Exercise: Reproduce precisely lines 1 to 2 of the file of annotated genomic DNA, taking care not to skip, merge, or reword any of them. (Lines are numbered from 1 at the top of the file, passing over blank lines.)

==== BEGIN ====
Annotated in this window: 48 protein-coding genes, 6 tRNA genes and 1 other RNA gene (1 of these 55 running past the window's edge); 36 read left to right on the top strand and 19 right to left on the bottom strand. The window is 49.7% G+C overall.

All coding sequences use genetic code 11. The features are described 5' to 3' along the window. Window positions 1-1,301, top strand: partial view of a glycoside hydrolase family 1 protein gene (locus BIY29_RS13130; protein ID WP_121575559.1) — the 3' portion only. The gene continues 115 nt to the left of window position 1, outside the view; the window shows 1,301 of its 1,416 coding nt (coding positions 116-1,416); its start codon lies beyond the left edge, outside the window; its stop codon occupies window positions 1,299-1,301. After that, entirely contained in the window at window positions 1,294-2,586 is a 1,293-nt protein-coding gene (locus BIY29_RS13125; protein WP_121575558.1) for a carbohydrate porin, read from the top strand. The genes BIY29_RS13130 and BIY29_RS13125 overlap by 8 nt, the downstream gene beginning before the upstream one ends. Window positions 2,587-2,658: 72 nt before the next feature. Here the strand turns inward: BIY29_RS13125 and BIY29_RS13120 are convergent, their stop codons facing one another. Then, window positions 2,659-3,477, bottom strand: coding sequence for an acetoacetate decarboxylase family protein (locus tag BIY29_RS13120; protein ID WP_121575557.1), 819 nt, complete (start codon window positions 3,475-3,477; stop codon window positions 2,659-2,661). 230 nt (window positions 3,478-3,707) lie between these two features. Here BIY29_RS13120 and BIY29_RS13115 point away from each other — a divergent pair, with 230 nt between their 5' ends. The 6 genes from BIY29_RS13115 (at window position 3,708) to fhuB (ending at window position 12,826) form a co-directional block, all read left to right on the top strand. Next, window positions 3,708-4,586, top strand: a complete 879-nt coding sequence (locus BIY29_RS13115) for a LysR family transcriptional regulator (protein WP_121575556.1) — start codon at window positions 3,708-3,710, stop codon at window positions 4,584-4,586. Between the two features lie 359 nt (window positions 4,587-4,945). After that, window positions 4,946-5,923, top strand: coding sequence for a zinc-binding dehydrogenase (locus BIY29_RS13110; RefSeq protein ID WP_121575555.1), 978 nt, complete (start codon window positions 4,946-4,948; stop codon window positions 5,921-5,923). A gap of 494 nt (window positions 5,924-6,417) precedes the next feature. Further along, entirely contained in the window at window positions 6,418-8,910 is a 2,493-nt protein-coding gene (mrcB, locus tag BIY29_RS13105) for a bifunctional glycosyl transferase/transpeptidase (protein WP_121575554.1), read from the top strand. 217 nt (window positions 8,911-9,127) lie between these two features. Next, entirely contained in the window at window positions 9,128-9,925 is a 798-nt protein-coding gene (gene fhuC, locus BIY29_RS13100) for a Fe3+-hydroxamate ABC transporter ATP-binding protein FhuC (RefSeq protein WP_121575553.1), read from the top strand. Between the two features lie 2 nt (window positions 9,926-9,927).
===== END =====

Annotated in this window: 48 protein-coding genes, 6 tRNA genes and 1 other RNA gene (1 of these 55 running past the window's edge); 36 read left to right on the top strand and 19 right to left on the bottom strand. The window is 49.7% G+C overall.

All coding sequences use genetic code 11. The features are described 5' to 3' along the window. Window positions 1-1,301, top strand: partial view of a glycoside hydrolase family 1 protein gene (locus BIY29_RS13130; protein ID WP_121575559.1) — the 3' portion only. The gene continues 115 nt to the left of window position 1, outside the view; the window shows 1,301 of its 1,416 coding nt (coding positions 116-1,416); its start codon lies beyond the left edge, outside the window; its stop codon occupies window positions 1,299-1,301. After that, entirely contained in the window at window positions 1,294-2,586 is a 1,293-nt protein-coding gene (locus BIY29_RS13125; protein WP_121575558.1) for a carbohydrate porin, read from the top strand. The genes BIY29_RS13130 and BIY29_RS13125 overlap by 8 nt, the downstream gene beginning before the upstream one ends. Window positions 2,587-2,658: 72 nt before the next feature. Here the strand turns inward: BIY29_RS13125 and BIY29_RS13120 are convergent, their stop codons facing one another. Then, window positions 2,659-3,477, bottom strand: coding sequence for an acetoacetate decarboxylase family protein (locus tag BIY29_RS13120; protein ID WP_121575557.1), 819 nt, complete (start codon window positions 3,475-3,477; stop codon window positions 2,659-2,661). 230 nt (window positions 3,478-3,707) lie between these two features. Here BIY29_RS13120 and BIY29_RS13115 point away from each other — a divergent pair, with 230 nt between their 5' ends. The 6 genes from BIY29_RS13115 (at window position 3,708) to fhuB (ending at window position 12,826) form a co-directional block, all read left to right on the top strand. Next, window positions 3,708-4,586, top strand: a complete 879-nt coding sequence (locus BIY29_RS13115) for a LysR family transcriptional regulator (protein WP_121575556.1) — start codon at window positions 3,708-3,710, stop codon at window positions 4,584-4,586. Between the two features lie 359 nt (window positions 4,587-4,945). After that, window positions 4,946-5,923, top strand: coding sequence for a zinc-binding dehydrogenase (locus BIY29_RS13110; RefSeq protein ID WP_121575555.1), 978 nt, complete (start codon window positions 4,946-4,948; stop codon window positions 5,921-5,923). A gap of 494 nt (window positions 5,924-6,417) precedes the next feature. Further along, entirely contained in the window at window positions 6,418-8,910 is a 2,493-nt protein-coding gene (mrcB, locus tag BIY29_RS13105) for a bifunctional glycosyl transferase/transpeptidase (protein WP_121575554.1), read from the top strand. 217 nt (window positions 8,911-9,127) lie between these two features. Next, entirely contained in the window at window positions 9,128-9,925 is a 798-nt protein-coding gene (gene fhuC, locus BIY29_RS13100) for a Fe3+-hydroxamate ABC transporter ATP-binding protein FhuC (RefSeq protein WP_121575553.1), read from the top strand. Between the two features lie 2 nt (window positions 9,926-9,927).